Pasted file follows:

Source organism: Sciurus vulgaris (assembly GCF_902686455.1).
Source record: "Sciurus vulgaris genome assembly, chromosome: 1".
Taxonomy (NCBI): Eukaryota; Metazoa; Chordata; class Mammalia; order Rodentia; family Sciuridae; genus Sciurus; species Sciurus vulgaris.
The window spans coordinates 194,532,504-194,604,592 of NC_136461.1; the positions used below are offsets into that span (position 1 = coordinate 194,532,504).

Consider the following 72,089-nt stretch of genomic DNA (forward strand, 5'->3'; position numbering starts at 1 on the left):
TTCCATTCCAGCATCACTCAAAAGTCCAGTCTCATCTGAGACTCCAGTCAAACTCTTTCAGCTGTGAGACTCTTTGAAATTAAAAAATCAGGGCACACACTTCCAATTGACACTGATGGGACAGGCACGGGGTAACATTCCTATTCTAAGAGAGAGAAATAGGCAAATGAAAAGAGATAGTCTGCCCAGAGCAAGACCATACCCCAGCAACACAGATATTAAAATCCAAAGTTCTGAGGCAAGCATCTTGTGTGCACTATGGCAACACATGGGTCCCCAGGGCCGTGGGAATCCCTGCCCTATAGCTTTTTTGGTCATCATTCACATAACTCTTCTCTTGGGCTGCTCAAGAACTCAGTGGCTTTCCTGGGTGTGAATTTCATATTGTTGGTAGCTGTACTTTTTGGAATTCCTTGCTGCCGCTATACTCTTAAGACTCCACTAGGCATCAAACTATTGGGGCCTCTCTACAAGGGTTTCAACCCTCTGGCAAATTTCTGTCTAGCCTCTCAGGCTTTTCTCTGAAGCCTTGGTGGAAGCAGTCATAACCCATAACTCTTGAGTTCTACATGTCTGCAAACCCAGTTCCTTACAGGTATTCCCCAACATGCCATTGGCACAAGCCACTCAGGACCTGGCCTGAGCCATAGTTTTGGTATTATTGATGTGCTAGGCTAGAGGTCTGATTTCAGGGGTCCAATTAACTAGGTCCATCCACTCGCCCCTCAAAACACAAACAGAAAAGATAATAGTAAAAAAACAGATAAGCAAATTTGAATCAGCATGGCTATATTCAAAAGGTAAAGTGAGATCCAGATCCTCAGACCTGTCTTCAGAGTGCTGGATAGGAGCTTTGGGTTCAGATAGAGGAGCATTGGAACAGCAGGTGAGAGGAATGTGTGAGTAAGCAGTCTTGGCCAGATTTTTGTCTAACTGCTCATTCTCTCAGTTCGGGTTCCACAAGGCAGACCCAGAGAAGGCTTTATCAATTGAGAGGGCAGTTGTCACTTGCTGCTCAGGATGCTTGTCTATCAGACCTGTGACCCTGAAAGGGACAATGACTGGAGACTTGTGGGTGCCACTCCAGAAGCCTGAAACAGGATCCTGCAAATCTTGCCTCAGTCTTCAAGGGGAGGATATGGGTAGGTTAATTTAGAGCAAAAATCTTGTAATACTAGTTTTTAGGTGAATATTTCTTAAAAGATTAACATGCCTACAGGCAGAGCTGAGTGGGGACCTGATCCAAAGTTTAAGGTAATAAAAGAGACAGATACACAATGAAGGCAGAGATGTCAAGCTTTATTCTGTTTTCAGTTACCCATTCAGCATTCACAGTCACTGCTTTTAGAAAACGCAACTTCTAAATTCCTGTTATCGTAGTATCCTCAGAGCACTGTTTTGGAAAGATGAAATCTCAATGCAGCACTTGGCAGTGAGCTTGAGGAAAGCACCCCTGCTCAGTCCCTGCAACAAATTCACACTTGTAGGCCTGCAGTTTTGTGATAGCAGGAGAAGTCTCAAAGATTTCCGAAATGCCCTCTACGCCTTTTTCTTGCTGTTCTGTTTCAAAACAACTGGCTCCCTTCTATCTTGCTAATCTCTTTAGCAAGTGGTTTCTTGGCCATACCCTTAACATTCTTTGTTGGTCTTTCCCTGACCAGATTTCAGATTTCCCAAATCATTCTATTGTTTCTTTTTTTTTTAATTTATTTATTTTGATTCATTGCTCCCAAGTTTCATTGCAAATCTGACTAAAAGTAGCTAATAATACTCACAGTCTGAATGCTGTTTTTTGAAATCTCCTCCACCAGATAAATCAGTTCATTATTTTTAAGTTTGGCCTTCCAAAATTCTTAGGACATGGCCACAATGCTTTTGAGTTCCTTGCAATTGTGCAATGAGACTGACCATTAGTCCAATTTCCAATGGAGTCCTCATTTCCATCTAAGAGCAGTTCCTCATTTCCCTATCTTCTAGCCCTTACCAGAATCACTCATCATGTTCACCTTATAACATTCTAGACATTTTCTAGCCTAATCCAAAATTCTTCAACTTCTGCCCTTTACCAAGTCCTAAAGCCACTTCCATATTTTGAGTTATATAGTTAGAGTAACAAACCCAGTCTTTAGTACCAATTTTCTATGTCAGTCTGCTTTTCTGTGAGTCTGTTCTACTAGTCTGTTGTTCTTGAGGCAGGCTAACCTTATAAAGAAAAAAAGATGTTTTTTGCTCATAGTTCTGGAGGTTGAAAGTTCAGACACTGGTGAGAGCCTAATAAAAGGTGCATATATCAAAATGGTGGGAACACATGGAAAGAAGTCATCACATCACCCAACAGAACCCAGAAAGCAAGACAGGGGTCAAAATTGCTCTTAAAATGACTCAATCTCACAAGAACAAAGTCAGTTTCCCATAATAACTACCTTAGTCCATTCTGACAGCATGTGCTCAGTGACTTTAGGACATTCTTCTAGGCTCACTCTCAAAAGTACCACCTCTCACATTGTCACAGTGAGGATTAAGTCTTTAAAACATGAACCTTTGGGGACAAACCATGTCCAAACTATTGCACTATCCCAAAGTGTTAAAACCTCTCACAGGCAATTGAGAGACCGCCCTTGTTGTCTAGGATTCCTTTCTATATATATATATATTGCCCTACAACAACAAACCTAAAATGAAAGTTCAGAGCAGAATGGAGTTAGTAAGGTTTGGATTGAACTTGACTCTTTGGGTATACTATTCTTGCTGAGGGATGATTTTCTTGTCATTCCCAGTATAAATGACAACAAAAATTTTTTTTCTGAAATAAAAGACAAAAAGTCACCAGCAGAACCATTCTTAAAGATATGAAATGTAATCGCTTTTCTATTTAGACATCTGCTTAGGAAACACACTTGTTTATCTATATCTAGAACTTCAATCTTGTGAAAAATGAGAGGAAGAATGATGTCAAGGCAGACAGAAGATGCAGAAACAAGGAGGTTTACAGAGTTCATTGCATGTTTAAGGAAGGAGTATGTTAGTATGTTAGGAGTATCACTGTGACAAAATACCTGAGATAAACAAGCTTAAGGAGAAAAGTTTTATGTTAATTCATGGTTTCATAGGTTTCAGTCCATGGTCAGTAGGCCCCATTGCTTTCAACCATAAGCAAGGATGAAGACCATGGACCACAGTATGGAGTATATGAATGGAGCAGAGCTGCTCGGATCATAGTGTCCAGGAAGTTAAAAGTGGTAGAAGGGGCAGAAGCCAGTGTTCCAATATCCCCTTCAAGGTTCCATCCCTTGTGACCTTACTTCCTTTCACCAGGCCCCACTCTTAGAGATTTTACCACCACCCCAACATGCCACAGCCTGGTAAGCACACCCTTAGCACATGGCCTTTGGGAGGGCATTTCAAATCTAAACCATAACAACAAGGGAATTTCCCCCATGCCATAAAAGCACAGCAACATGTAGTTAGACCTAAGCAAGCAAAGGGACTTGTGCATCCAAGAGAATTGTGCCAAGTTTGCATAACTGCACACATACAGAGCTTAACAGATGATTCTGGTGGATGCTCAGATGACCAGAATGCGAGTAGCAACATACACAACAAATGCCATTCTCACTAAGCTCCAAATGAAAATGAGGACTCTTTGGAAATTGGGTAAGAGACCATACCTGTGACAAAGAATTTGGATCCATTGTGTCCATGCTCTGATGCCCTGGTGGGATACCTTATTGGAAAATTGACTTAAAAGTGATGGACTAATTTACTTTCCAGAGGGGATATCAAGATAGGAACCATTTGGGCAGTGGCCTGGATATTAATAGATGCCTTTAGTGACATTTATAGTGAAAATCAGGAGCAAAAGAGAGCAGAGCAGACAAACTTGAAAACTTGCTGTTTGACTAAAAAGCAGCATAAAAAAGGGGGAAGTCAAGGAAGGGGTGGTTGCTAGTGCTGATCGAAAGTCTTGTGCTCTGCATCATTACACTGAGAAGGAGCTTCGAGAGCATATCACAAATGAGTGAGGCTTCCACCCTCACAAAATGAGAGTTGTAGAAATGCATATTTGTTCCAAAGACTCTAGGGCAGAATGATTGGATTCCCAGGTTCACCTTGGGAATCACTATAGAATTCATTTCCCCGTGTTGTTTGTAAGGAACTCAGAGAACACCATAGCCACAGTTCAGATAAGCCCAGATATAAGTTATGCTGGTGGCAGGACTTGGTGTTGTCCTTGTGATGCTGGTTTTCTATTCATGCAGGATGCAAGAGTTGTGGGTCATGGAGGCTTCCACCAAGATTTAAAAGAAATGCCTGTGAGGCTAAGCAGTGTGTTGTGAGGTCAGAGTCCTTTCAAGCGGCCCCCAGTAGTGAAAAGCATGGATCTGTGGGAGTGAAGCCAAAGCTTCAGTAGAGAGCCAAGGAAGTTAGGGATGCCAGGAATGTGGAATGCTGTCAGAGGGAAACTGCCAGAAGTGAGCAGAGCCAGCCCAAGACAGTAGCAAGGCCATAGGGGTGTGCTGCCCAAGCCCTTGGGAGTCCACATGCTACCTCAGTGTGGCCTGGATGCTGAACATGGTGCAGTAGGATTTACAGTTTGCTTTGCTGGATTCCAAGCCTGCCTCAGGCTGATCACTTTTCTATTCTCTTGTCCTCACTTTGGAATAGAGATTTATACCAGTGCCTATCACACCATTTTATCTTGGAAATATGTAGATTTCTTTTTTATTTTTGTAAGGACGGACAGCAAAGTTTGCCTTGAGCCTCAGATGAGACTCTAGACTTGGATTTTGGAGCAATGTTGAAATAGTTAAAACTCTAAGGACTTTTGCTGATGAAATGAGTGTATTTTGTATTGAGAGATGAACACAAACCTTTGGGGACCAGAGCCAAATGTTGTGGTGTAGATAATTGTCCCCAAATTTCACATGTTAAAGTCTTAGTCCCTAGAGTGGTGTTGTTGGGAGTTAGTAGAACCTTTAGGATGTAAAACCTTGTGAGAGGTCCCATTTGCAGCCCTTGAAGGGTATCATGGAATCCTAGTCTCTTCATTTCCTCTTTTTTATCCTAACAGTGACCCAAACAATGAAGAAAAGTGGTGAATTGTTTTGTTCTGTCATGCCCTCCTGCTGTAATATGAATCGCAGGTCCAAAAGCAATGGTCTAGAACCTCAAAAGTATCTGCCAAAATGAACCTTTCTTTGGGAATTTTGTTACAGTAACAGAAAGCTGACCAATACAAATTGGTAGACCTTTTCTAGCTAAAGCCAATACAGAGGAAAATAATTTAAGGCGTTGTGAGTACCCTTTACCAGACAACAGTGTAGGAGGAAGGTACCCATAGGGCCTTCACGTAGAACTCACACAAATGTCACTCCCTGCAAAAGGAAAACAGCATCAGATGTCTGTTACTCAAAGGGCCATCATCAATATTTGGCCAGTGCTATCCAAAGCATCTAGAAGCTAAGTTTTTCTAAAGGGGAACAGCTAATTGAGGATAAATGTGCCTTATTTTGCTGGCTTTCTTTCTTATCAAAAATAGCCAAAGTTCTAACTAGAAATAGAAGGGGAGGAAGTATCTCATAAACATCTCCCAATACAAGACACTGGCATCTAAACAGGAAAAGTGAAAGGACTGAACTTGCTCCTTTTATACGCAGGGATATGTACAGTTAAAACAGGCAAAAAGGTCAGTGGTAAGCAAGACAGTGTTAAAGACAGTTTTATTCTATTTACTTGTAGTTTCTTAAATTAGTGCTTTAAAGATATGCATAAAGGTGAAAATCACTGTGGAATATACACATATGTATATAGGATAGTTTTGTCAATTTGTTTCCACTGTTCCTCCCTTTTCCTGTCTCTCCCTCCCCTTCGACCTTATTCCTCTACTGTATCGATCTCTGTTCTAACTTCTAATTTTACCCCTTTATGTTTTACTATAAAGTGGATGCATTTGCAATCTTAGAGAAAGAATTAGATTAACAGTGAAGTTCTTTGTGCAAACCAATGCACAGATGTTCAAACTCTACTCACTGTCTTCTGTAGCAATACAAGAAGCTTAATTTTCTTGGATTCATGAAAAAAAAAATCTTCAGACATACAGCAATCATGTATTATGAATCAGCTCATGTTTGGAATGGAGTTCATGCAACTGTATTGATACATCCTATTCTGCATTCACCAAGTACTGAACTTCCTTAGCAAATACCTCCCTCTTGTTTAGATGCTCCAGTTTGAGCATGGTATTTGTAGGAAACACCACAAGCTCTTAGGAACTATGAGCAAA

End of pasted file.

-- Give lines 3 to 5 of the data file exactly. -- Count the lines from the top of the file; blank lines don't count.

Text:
Taxonomy (NCBI): Eukaryota; Metazoa; Chordata; class Mammalia; order Rodentia; family Sciuridae; genus Sciurus; species Sciurus vulgaris.
The window spans coordinates 194,532,504-194,604,592 of NC_136461.1; the positions used below are offsets into that span (position 1 = coordinate 194,532,504).

Consider the following 72,089-nt stretch of genomic DNA (forward strand, 5'->3'; position numbering starts at 1 on the left):